Throwdown!: Time Traveling Botanists
In The Garden of Iden
The Cusanus Game
Every once in awhile, I acquire two or more books with nearly identical themes and read them sequentially. (And by “identical themes,” I mean something more narrow than just exploding spaceships or men with swords and mighty thews.) This is almost always coincidental and inevitably leads to another (infrequent) Throwdown post. I believe this to be the third I have written, with increasing levels of thematic obscurity. Nobody is as surprised as I am that this time I have two books to compare about botanists who travel through time. Maybe there is an entire subgenre about this that I have previously missed, but I’m guessing that I won’t read another similar book this year.
First up is In the Garden of Iden, the opener to Kage Baker’s stupendously popular Company series. It is only the second Baker book I have read, but I already regret being so late to the party. Without knowing Baker’s reputation, I would never have picked up Iden, as the description of time travel and romance trips all sorts of alarm bells. I have mentioned before that I’m not really a fan of time travel (I think too much about the mechanics and get annoyed) and that romantic subplots make me grind my teeth (no good reason, but I’m just not into other people’s relationships). Adding insult to injury, the whole plot revolves around a character who studies plants, not physics or some other traditional Hard SF topic. I hated biology and got bad grades in it. Still, I trust Kage Baker to make it happen, as we all should.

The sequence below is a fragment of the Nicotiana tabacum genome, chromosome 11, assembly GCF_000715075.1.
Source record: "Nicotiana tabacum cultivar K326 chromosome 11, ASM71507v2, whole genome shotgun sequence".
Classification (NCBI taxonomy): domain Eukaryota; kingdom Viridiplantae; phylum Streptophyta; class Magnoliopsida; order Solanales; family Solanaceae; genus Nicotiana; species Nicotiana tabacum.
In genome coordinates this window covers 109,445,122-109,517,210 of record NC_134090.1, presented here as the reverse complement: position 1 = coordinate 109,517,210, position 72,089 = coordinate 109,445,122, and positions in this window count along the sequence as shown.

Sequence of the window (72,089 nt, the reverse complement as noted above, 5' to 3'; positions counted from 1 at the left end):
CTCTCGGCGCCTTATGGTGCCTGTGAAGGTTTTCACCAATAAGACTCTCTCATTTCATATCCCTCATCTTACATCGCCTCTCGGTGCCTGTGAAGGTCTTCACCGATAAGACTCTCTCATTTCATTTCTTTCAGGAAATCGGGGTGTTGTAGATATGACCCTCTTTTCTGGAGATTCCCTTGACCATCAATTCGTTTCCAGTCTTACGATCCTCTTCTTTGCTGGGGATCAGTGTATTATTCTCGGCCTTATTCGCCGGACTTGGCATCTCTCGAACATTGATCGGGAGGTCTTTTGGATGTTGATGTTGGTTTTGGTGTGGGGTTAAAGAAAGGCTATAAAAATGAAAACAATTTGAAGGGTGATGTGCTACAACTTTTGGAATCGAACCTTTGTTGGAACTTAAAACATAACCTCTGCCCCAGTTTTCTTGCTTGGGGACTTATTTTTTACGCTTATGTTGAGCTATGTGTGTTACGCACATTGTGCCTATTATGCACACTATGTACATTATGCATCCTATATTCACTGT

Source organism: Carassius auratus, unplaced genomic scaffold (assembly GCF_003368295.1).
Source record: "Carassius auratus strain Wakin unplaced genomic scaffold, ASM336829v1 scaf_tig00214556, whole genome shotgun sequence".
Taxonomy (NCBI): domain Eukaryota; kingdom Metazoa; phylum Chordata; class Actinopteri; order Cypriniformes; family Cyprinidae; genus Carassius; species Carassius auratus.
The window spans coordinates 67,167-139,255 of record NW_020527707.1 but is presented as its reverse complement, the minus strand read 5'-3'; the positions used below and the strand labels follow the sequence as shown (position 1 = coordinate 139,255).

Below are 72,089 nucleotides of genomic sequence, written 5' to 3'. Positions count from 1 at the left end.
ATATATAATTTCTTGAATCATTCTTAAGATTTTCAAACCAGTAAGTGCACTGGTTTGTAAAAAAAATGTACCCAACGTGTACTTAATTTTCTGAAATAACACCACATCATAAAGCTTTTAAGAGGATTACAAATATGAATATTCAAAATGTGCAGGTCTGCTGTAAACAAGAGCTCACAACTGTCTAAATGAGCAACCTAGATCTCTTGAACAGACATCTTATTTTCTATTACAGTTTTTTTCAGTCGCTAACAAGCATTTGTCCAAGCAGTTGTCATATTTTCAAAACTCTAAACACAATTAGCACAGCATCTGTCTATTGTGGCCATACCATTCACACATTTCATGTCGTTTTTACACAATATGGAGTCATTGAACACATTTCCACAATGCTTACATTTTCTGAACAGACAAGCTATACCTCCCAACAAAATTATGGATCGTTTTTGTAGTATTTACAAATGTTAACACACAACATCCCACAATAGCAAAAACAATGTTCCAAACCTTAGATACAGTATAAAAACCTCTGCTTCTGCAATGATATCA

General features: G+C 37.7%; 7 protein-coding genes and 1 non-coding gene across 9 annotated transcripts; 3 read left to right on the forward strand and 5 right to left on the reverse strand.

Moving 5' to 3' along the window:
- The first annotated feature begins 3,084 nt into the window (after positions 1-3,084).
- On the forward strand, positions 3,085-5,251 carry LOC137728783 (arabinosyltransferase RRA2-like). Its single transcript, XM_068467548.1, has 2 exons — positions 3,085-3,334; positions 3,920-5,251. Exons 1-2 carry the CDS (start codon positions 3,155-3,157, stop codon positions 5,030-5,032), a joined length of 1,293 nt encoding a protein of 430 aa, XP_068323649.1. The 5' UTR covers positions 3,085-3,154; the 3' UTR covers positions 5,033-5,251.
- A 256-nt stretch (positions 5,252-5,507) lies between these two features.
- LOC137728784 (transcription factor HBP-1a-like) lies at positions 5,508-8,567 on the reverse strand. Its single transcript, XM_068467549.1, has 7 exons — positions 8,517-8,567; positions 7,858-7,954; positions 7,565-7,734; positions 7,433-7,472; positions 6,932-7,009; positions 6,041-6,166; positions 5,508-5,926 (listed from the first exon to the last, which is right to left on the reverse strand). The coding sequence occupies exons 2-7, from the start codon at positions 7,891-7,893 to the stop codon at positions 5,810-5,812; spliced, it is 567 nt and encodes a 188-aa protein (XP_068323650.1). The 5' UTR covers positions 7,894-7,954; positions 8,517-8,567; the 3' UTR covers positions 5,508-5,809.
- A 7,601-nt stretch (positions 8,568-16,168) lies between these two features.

Iden isn’t quite as funny as Anvil of the World, but it is still a jolly read. Not that serious and depressing things aren’t happening, because this is Reformation England and of course life is brutish and short, but the story bounds happily along anyway. That seems to be the way Baker is, which is just fine with me. The history is covered (I assume) accurately, but with a light touch – no painful infodumps or clumsy summaries. It probably helps that the time period and locale are familiar to many of us, but not having to hack through a text book just to understand what is happening speaks volumes of Baker’s efficiency and skill, especially considering that she is introducing two civilizations, a bit of future history, a time travel system that doesn’t eat its own tail, and a host of characters, all in just a few hundred pages.
Finally, while the book can stand on its own, this is one of those that really begs to be a series. Iden is wholly self-contained, but Baker has folded in enough thematic material to fill multiple volumes. The time travel mechanism is plausible, the characters are built to last (literally and figuratively), and with thousands of years to work with, there isn’t much threat of exhausting things. The position that the titular Company creates for itself raises questions that Iden declines to address, despite it being completely satisfying as is. Having read books whose sole purpose is to set the stage for sequels, I can’t overstate how pleasant it is to deal with an opener that is content to deal only with the moment. That may be the book’s biggest strength, though it is one among many.